1791 in science
From Wikipedia, the free encyclopedia
- Jean Baptiste François Pierre Bulliard begins publication of Histoire des champignons de la France, a significant text in mycology.
- Luigi Galvani publishes his discoveries in "animal electricity" (Galvanism).
- Nicolas Leblanc patents the Leblanc process for the production of soda ash (sodium carbonate) from common salt (sodium chloride).
- The element Titanium is discovered included in ilmenite in Cornwall, England, by local amateur geologist Rev. William Gregor.
- March – In France, the National Constituent Assembly accepts the recommendation of its Commission of Weights and Measures that the nation should adopt the metric system.
- Pierre Prévost shows that all bodies radiate heat, no matter how hot or cold they are.
- Sir John Sinclair's Statistical Account of Scotland begins publication, introducing the term Statistics into English.
- March 20 – John Farey, English mechanical engineer and technical writer (died 1851)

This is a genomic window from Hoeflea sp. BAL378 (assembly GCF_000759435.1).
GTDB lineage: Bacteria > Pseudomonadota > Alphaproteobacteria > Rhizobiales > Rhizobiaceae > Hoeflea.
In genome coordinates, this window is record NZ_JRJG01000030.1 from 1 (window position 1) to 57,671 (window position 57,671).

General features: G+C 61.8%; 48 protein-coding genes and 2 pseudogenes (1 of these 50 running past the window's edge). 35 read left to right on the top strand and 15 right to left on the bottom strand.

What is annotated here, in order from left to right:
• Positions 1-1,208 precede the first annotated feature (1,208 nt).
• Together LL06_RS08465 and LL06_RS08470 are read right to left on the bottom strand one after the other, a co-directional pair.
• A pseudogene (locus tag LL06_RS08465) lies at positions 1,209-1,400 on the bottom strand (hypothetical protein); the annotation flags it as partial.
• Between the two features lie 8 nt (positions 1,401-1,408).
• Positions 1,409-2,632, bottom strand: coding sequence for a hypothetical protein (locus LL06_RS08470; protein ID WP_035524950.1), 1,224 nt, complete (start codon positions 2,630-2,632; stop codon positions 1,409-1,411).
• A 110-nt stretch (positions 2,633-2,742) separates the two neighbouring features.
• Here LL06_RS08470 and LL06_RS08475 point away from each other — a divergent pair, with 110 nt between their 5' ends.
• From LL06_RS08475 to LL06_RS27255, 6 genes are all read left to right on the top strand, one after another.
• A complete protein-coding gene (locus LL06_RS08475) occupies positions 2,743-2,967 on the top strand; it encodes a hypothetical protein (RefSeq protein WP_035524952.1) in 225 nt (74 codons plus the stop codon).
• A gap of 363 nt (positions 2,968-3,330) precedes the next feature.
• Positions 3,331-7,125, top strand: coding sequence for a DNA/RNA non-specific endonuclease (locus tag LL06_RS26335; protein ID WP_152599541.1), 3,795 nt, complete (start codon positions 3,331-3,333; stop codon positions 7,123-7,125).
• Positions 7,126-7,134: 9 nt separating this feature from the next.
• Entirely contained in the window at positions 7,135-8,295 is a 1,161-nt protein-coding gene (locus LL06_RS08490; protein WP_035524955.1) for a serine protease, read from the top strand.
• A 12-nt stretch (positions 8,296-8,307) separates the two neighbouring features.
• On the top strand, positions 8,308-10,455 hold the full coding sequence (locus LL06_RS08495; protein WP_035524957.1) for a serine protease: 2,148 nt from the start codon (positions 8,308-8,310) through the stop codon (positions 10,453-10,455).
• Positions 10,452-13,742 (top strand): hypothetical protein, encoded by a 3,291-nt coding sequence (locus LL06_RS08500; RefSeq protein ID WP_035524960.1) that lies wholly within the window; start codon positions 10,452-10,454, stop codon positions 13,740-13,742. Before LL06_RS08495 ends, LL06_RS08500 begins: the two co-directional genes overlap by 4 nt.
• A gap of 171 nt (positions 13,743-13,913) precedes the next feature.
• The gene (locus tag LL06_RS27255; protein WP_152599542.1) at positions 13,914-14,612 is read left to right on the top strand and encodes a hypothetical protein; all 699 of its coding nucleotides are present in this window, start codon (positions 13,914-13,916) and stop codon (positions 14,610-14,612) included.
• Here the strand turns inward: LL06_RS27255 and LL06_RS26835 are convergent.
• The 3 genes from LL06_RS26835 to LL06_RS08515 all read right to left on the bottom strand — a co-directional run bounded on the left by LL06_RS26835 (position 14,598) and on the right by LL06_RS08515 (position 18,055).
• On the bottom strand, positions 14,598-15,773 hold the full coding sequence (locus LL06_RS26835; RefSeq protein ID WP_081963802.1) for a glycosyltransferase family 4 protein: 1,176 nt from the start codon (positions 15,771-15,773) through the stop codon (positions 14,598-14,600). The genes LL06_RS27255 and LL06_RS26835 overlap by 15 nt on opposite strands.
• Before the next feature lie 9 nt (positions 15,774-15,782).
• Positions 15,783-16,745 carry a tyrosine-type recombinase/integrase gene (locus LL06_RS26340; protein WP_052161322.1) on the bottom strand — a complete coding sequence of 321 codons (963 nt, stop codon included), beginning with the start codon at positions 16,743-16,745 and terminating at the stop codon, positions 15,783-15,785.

- April 9 – George Peacock, English mathematician (died 1858)
- April 27 – Samuel F. B. Morse, American inventor (died 1872)
- July 13 – Allan Cunningham, English botanist and explorer (died 1839)
- September 4 – Robert Knox, Scottish anatomist (died 1862)
- September 22 – Michael Faraday, English chemist and physicist (died 1867)
- September 23 – Johann Franz Encke, German astronomer (died 1865)
- December 26 – Charles Babbage, English mathematician and inventor of computing machines (died 1871)
- July 24 – Ignaz von Born, Hungarian metallurgist (born 1742)
- Date unknown – Maria Petraccini, Italian anatomist and physician (died 1759)
- In the treatise "De viribus electricitatis in motu musculari commentarius" ("Commentary on the Force of Electricity on Muscular Motion") published in the proceedings of the Institute of Sciences at Bologna (vol. 7) and separately at Modena the following year.
- Reported to the Royal Geological Society of Cornwall and in Crell's Annalen. Emsley, John (2001). "Titanium". Nature's Building Blocks: An A-Z Guide to the Elements. Oxford University Press. p. 452. ISBN 0-19-850340-7.
- British patent no. 1825.
- Ball, Philip (2004). Critical Mass. Farrar, Straus & Giroux. p. 53. ISBN 0-374-53041-6.